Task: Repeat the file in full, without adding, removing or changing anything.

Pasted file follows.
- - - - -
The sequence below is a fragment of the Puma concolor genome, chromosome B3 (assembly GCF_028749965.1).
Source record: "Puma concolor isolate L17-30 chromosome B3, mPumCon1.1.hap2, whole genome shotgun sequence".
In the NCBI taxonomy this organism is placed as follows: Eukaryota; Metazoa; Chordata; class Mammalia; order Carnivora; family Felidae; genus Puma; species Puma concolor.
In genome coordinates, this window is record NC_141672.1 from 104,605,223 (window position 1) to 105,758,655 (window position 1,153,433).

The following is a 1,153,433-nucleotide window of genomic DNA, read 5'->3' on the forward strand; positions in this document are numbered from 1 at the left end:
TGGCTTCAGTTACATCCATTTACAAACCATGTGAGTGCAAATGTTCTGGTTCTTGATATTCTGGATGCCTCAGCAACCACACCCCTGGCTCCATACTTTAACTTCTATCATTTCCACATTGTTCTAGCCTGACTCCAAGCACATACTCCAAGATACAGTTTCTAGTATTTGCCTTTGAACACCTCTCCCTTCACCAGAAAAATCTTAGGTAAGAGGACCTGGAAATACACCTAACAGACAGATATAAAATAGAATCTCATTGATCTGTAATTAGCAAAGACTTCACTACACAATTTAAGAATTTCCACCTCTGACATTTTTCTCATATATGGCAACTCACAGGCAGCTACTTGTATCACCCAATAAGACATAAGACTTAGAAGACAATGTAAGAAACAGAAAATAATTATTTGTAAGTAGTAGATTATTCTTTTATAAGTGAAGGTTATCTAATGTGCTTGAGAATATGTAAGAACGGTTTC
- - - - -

The sequence below is a fragment of the Puma concolor genome, chromosome B3 (assembly GCF_028749965.1).
Source record: "Puma concolor isolate L17-30 chromosome B3, mPumCon1.1.hap2, whole genome shotgun sequence".
In the NCBI taxonomy this organism is placed as follows: Eukaryota; Metazoa; Chordata; class Mammalia; order Carnivora; family Felidae; genus Puma; species Puma concolor.
In genome coordinates, this window is record NC_141672.1 from 104,605,223 (window position 1) to 105,758,655 (window position 1,153,433).

The following is a 1,153,433-nucleotide window of genomic DNA, read 5'->3' on the forward strand; positions in this document are numbered from 1 at the left end:
TGGCTTCAGTTACATCCATTTACAAACCATGTGAGTGCAAATGTTCTGGTTCTTGATATTCTGGATGCCTCAGCAACCACACCCCTGGCTCCATACTTTAACTTCTATCATTTCCACATTGTTCTAGCCTGACTCCAAGCACATACTCCAAGATACAGTTTCTAGTATTTGCCTTTGAACACCTCTCCCTTCACCAGAAAAATCTTAGGTAAGAGGACCTGGAAATACACCTAACAGACAGATATAAAATAGAATCTCATTGATCTGTAATTAGCAAAGACTTCACTACACAATTTAAGAATTTCCACCTCTGACATTTTTCTCATATATGGCAACTCACAGGCAGCTACTTGTATCACCCAATAAGACATAAGACTTAGAAGACAATGTAAGAAACAGAAAATAATTATTTGTAAGTAGTAGATTATTCTTTTATAAGTGAAGGTTATCTAATGTGCTTGAGAATATGTAAGAACGGTTTC